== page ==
Tuesday, January 17, 2006

To err is human, to forgive yourself for being human is divine

My previous post elicited an e-mail from a friend that made me end the mini-pity-party I was holding for myself.
She expressed concern over how I was doing, and offered to meet to chat things over.
This woke me up.
I don't regret that last post, even though, upon reflection, I was tempted to delete it. Through this blog, I've chosen to reveal myself as I am, strengths, weaknesses and everything in between.
Of course, I can present the illusion that I hold things together every waking moment of my life. I can give the impression that I am a rock of indomitability. I can convey the impression that I always prevail.
Nonsense. Most readers are too smart for that crap.
In Japanese ceramics, particularly in vessels used for the tea ceremony, it's the imperfections that often serve to make a piece intriguing. A masterpiece, even. I need to keep this in mind as a counter to my often unrealistic stoicism.
Anyway, here's the e-mail I sent to my friend in reply, with a couple of abridgements for the sake of confidentiality:

First, thanks so much for your extraordinarily kind note. I'm just feeling sorry for myself, is all. In small doses, life's setbacks are easier for me to process than when several things converge at once. But, that's life. Tough shit. I'm almost tempted to erase that blog post because it is so patently self-pitying. But, I feel I ought to leave it up because it reflects the reality that things don't always go my (our) way, and I (we) don't like when that happens and I (we) tend to get pissy about it. The only people I know who are fairly constant in their emotions are those on Prozac. Not that I'm condemning the pharmacological approach; people need to do what they feel is best, and sometimes that approach is best.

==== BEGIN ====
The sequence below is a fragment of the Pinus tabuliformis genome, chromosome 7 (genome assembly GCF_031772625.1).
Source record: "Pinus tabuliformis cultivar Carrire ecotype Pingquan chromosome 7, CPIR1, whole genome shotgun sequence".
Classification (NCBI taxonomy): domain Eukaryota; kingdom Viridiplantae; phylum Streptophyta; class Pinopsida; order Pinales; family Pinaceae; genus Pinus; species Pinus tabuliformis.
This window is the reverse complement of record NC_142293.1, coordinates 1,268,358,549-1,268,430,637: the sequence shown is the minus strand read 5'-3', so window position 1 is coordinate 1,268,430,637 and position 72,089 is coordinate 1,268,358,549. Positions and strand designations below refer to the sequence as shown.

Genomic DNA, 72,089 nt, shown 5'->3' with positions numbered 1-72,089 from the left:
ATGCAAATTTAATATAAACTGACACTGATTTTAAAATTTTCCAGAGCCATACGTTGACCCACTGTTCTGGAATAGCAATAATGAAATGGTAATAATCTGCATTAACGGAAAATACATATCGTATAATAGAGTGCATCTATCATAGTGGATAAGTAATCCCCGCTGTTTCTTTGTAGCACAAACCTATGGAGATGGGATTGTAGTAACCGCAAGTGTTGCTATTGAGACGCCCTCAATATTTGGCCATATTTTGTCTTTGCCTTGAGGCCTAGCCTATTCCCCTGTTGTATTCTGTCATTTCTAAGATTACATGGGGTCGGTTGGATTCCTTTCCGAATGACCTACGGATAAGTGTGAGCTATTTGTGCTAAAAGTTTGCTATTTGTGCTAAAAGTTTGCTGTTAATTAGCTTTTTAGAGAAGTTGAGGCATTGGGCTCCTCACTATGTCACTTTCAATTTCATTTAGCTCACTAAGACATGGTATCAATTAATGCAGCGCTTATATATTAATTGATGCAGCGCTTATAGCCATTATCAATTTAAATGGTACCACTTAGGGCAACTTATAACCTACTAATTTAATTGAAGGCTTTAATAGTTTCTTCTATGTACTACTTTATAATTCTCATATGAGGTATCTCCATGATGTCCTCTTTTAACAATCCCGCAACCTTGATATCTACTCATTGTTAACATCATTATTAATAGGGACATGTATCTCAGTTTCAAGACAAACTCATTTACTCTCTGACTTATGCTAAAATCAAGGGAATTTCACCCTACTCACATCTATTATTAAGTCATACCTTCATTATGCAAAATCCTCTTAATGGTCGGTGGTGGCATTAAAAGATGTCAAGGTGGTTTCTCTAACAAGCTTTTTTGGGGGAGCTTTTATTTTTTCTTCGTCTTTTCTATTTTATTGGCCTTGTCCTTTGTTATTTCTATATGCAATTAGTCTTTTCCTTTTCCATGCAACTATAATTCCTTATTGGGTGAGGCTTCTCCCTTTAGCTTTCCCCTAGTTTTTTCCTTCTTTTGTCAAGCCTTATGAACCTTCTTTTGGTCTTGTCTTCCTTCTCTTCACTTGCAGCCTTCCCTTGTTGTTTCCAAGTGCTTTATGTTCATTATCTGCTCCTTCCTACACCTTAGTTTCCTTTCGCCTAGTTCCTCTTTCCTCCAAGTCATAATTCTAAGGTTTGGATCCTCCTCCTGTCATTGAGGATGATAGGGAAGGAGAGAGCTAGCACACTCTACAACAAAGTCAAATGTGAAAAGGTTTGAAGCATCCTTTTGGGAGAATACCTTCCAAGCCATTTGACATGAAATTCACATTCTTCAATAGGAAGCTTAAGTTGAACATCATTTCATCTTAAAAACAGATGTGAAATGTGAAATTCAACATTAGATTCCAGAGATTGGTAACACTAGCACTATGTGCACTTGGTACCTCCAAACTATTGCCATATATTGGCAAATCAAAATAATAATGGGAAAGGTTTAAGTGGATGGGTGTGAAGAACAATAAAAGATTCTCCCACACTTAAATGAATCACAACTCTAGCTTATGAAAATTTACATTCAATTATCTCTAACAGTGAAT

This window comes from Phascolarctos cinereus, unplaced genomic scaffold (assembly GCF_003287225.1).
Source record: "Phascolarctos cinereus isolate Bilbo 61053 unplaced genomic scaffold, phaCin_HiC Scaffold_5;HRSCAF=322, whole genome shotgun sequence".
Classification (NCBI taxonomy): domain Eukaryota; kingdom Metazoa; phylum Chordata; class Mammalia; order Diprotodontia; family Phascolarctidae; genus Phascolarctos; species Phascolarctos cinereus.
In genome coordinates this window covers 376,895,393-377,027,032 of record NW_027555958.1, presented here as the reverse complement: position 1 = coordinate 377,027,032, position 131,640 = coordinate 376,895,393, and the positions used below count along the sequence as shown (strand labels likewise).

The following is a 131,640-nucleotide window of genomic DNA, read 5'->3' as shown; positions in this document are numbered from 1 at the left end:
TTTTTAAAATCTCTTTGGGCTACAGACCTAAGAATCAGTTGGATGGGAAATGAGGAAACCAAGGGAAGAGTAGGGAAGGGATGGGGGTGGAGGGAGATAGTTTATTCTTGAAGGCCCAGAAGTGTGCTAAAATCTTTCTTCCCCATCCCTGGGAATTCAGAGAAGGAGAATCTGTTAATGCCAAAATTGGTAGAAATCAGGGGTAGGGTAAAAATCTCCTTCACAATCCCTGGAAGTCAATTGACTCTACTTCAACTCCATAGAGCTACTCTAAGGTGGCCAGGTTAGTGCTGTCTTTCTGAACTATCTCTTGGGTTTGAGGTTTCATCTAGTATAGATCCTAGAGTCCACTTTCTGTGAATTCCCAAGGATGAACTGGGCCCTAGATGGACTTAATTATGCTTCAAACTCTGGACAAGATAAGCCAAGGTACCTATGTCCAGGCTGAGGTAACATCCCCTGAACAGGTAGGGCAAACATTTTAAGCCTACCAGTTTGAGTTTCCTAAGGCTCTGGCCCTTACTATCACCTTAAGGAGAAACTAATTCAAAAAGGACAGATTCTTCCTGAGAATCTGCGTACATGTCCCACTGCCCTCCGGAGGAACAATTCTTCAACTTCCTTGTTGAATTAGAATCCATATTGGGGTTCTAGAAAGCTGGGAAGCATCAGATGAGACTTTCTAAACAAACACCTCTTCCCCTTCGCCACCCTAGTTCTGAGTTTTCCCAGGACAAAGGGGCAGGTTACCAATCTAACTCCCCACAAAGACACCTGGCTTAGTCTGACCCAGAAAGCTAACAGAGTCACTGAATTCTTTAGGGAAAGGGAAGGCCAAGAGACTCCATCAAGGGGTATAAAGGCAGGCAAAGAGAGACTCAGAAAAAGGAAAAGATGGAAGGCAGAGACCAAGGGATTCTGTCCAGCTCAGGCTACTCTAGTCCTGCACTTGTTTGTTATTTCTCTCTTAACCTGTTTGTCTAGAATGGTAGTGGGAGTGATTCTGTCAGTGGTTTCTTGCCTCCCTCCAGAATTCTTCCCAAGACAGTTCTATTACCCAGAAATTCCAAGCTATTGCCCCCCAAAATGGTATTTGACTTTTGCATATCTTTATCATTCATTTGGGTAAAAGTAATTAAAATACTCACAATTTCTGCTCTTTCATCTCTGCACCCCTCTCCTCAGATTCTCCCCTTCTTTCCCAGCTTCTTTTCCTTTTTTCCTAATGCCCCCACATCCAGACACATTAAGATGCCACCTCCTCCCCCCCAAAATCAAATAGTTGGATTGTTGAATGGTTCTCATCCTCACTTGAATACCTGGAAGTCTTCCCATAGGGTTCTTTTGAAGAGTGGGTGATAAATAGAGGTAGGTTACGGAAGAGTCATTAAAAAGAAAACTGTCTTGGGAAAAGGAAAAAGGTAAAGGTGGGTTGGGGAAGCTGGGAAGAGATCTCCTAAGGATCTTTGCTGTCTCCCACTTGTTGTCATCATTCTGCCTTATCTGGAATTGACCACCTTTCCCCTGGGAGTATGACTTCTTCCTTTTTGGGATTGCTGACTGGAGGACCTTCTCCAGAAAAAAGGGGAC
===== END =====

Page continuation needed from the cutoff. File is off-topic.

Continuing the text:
When I'm feeling generally positive, my true feelings on human nature tend to be overshadowed and cast into the background. When I'm having a bad day, the cynic and misanthrope in me is allowed to come out and play.
I just got back from the gym, so I'm in a better frame of mind. ...
You're so very kind to offer to chat, and I deeply, deeply appreciate it. But first I have to make sure I'm good company for myself, and then I can be good company for a friend. ...



g said...

You're allowed off days. It's in the fine print.

I do the gym thing too, for emotional recovery, but for the past eight months I've had plantar fasciitis, and have had to give up the basketball, tennis, running, even hiking and serious walking.

Luckily, I learned how to swim, just recently, so I can do that, and it's amazing what a little exercise can do for the spirits.

Gets the blood moving, I believe.

Green said...

I personally think expressing our emotion is very important whatever they are, negarive or possitive, it's a best way to heal ourselves. We need sun as well as shade. Both light and darkness makes human beautiful.

Michael said...

I agree, Greensleeves.

Michael said...

Hi g,

Yes, this was indeed a day off and I truly needed it. The gym surely helped ease things.

MikeDoe said...

Pity partues are OK. They help you to come to terms with things sometimes and can act as a turning point.

Do you believe that feeling and writing about some emotions such as pity is not OK?

LBseahag said...

its good to have friend who care enough to keep you on your toes...
sometimes in today's world, its hard to find. everyone has "me" syndrome...

but it is okay to have times with self-pity...thats the circle of self-discovery!

Kitty said...